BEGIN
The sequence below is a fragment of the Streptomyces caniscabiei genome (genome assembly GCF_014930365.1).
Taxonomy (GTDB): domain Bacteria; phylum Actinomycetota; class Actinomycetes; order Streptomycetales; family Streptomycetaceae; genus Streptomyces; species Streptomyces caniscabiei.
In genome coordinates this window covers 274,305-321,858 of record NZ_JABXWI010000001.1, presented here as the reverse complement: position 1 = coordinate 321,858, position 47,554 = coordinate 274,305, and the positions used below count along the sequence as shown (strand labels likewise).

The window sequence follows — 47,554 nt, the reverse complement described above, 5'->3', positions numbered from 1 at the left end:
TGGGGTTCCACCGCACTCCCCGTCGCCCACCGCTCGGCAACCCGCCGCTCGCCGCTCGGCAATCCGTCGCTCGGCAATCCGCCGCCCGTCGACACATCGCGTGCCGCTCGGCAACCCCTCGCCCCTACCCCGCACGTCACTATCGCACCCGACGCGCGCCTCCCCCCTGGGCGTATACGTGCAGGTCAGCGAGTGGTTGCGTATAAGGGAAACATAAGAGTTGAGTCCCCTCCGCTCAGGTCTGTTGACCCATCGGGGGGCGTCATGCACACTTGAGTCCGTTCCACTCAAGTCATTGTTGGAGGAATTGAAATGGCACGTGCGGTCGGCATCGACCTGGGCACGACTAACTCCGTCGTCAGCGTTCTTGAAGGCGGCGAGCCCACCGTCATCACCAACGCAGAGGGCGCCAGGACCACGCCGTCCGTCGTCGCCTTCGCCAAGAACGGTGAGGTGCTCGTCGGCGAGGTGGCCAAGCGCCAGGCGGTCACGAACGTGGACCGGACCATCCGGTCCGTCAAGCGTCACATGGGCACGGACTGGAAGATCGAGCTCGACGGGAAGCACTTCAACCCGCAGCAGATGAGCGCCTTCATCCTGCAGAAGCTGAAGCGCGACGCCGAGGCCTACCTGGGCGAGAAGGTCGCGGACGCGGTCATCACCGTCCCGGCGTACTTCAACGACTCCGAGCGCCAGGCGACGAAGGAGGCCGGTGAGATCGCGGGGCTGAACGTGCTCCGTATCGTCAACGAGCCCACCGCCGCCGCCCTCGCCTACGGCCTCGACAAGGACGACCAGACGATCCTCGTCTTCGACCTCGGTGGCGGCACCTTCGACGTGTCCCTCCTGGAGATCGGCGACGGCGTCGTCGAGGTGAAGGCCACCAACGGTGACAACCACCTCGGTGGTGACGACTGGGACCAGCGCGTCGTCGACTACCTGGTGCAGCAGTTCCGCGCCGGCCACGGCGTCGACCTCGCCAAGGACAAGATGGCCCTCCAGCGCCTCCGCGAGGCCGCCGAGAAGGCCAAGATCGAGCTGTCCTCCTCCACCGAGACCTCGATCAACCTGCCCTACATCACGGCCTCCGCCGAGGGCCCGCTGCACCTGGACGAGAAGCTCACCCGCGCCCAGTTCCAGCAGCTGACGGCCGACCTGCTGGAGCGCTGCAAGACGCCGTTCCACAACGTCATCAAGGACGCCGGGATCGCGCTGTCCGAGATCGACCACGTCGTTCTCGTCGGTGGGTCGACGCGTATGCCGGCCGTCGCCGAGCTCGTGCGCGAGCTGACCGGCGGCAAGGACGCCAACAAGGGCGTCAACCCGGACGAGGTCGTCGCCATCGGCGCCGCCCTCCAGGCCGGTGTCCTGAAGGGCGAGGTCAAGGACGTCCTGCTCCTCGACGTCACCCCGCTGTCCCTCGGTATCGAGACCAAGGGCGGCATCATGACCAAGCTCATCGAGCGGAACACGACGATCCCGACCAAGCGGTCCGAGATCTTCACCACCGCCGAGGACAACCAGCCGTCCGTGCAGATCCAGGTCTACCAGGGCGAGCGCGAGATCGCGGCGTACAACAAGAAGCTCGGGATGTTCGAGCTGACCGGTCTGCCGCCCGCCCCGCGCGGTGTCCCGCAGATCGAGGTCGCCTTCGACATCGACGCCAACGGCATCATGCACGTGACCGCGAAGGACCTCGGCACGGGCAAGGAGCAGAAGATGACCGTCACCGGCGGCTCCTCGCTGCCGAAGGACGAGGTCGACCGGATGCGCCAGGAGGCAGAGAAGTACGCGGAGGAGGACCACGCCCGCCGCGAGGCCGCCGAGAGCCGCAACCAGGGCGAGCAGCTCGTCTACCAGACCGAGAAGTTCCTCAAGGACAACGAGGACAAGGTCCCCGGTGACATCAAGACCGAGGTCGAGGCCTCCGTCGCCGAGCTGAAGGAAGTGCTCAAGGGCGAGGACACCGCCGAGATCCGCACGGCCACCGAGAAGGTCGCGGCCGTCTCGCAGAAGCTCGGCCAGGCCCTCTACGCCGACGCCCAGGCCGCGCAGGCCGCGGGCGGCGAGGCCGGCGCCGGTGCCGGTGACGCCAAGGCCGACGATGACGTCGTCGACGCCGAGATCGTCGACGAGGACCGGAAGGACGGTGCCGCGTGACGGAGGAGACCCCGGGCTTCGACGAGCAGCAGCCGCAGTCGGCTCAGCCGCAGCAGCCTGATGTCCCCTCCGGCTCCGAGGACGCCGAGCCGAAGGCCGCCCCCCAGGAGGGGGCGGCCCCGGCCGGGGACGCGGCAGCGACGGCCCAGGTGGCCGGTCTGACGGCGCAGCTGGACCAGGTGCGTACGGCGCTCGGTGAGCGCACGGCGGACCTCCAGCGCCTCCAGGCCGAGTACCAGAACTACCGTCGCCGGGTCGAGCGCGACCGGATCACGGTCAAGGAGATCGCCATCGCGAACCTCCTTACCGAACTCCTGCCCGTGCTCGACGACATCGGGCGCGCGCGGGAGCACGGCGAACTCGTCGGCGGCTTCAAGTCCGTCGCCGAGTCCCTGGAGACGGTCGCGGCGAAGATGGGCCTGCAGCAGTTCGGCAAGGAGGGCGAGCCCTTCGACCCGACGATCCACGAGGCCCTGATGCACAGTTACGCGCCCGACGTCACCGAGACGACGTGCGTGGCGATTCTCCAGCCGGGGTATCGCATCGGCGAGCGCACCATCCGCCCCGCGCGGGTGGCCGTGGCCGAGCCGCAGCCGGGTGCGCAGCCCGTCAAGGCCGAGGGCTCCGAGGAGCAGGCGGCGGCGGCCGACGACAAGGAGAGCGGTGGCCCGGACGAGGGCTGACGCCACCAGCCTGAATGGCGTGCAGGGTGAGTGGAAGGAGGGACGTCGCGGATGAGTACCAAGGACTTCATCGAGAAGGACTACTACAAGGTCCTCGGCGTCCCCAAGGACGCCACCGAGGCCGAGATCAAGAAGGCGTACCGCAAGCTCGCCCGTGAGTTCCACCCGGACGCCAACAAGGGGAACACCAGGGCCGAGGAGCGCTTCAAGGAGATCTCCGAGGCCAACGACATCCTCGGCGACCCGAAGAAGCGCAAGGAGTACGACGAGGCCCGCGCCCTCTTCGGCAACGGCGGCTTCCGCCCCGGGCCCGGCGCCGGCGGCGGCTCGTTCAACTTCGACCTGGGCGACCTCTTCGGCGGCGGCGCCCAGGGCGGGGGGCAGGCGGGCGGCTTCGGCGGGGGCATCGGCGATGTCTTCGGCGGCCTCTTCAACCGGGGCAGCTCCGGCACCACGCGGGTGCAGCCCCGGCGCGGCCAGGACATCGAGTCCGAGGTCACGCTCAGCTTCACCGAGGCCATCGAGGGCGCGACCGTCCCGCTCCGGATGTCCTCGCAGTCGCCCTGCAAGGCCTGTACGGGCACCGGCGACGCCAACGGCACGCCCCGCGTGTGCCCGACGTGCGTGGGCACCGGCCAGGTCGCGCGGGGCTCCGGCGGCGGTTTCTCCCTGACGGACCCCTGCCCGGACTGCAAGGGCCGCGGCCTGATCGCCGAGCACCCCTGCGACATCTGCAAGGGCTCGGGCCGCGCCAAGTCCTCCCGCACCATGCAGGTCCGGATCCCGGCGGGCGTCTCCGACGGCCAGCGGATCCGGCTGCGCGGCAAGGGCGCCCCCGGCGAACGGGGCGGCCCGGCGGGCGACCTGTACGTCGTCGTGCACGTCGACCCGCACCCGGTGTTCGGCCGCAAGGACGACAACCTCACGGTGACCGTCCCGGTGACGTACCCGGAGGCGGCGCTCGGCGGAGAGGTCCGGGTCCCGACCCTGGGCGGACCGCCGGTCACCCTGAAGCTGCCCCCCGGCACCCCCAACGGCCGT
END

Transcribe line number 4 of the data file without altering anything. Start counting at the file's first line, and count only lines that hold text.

The window sequence follows — 47,554 nt, the reverse complement described above, 5'->3', positions numbered from 1 at the left end: